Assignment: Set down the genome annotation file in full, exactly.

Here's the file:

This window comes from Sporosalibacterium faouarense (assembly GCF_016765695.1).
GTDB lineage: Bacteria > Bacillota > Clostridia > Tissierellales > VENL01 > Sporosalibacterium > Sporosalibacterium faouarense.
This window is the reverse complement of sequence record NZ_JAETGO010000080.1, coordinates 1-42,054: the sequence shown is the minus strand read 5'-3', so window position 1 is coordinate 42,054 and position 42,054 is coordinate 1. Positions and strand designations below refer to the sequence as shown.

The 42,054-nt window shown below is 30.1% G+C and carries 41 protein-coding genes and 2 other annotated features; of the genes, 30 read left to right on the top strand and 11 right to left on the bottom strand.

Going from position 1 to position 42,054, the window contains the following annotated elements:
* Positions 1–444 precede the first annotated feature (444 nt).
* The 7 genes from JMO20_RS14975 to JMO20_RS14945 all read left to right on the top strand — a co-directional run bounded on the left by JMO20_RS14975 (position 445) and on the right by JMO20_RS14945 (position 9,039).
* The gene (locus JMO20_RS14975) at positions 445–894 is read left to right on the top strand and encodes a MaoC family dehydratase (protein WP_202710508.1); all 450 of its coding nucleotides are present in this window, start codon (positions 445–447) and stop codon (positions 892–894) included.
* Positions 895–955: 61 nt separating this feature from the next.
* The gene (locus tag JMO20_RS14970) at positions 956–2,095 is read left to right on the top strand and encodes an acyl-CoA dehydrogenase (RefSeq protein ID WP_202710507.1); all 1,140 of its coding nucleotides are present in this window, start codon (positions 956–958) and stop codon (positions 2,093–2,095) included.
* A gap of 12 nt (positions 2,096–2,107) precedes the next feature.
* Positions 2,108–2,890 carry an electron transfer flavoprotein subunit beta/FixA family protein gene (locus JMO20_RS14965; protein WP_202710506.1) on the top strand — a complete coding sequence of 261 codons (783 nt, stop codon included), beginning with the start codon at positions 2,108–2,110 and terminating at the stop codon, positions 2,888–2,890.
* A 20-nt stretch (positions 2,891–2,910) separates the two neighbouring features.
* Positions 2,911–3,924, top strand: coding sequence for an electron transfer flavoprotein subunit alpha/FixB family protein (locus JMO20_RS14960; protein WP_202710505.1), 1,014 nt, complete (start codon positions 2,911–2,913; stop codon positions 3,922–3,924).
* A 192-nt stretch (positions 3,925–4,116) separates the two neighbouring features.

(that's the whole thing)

This window comes from Sporosalibacterium faouarense (assembly GCF_016765695.1).
GTDB lineage: Bacteria > Bacillota > Clostridia > Tissierellales > VENL01 > Sporosalibacterium > Sporosalibacterium faouarense.
This window is the reverse complement of sequence record NZ_JAETGO010000080.1, coordinates 1-42,054: the sequence shown is the minus strand read 5'-3', so window position 1 is coordinate 42,054 and position 42,054 is coordinate 1. Positions and strand designations below refer to the sequence as shown.

The 42,054-nt window shown below is 30.1% G+C and carries 41 protein-coding genes and 2 other annotated features; of the genes, 30 read left to right on the top strand and 11 right to left on the bottom strand.

Going from position 1 to position 42,054, the window contains the following annotated elements:
* Positions 1–444 precede the first annotated feature (444 nt).
* The 7 genes from JMO20_RS14975 to JMO20_RS14945 all read left to right on the top strand — a co-directional run bounded on the left by JMO20_RS14975 (position 445) and on the right by JMO20_RS14945 (position 9,039).
* The gene (locus JMO20_RS14975) at positions 445–894 is read left to right on the top strand and encodes a MaoC family dehydratase (protein WP_202710508.1); all 450 of its coding nucleotides are present in this window, start codon (positions 445–447) and stop codon (positions 892–894) included.
* Positions 895–955: 61 nt separating this feature from the next.
* The gene (locus tag JMO20_RS14970) at positions 956–2,095 is read left to right on the top strand and encodes an acyl-CoA dehydrogenase (RefSeq protein ID WP_202710507.1); all 1,140 of its coding nucleotides are present in this window, start codon (positions 956–958) and stop codon (positions 2,093–2,095) included.
* A gap of 12 nt (positions 2,096–2,107) precedes the next feature.
* Positions 2,108–2,890 carry an electron transfer flavoprotein subunit beta/FixA family protein gene (locus JMO20_RS14965; protein WP_202710506.1) on the top strand — a complete coding sequence of 261 codons (783 nt, stop codon included), beginning with the start codon at positions 2,108–2,110 and terminating at the stop codon, positions 2,888–2,890.
* A 20-nt stretch (positions 2,891–2,910) separates the two neighbouring features.
* Positions 2,911–3,924, top strand: coding sequence for an electron transfer flavoprotein subunit alpha/FixB family protein (locus JMO20_RS14960; protein WP_202710505.1), 1,014 nt, complete (start codon positions 2,911–2,913; stop codon positions 3,922–3,924).
* A 192-nt stretch (positions 3,925–4,116) separates the two neighbouring features.